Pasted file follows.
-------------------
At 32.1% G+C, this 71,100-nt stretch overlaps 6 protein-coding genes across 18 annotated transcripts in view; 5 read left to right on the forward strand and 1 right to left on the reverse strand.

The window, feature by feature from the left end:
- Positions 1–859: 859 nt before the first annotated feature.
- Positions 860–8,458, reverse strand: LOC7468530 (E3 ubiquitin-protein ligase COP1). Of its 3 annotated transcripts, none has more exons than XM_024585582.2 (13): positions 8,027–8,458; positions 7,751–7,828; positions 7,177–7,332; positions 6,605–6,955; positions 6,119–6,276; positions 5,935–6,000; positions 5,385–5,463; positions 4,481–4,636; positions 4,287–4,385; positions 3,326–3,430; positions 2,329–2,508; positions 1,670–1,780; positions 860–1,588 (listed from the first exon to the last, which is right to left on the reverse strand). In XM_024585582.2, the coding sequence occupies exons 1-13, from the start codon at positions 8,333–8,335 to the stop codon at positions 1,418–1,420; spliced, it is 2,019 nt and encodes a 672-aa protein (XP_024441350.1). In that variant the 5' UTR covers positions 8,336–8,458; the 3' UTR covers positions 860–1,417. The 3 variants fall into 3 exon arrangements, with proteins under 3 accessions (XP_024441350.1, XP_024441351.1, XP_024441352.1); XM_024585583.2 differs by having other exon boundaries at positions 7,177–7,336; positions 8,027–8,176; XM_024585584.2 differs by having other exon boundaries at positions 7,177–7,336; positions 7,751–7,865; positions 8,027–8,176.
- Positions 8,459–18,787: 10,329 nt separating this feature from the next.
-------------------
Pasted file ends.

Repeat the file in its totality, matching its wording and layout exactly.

At 32.1% G+C, this 71,100-nt stretch overlaps 6 protein-coding genes across 18 annotated transcripts in view; 5 read left to right on the forward strand and 1 right to left on the reverse strand.

The window, feature by feature from the left end:
- Positions 1–859: 859 nt before the first annotated feature.
- Positions 860–8,458, reverse strand: LOC7468530 (E3 ubiquitin-protein ligase COP1). Of its 3 annotated transcripts, none has more exons than XM_024585582.2 (13): positions 8,027–8,458; positions 7,751–7,828; positions 7,177–7,332; positions 6,605–6,955; positions 6,119–6,276; positions 5,935–6,000; positions 5,385–5,463; positions 4,481–4,636; positions 4,287–4,385; positions 3,326–3,430; positions 2,329–2,508; positions 1,670–1,780; positions 860–1,588 (listed from the first exon to the last, which is right to left on the reverse strand). In XM_024585582.2, the coding sequence occupies exons 1-13, from the start codon at positions 8,333–8,335 to the stop codon at positions 1,418–1,420; spliced, it is 2,019 nt and encodes a 672-aa protein (XP_024441350.1). In that variant the 5' UTR covers positions 8,336–8,458; the 3' UTR covers positions 860–1,417. The 3 variants fall into 3 exon arrangements, with proteins under 3 accessions (XP_024441350.1, XP_024441351.1, XP_024441352.1); XM_024585583.2 differs by having other exon boundaries at positions 7,177–7,336; positions 8,027–8,176; XM_024585584.2 differs by having other exon boundaries at positions 7,177–7,336; positions 7,751–7,865; positions 8,027–8,176.
- Positions 8,459–18,787: 10,329 nt separating this feature from the next.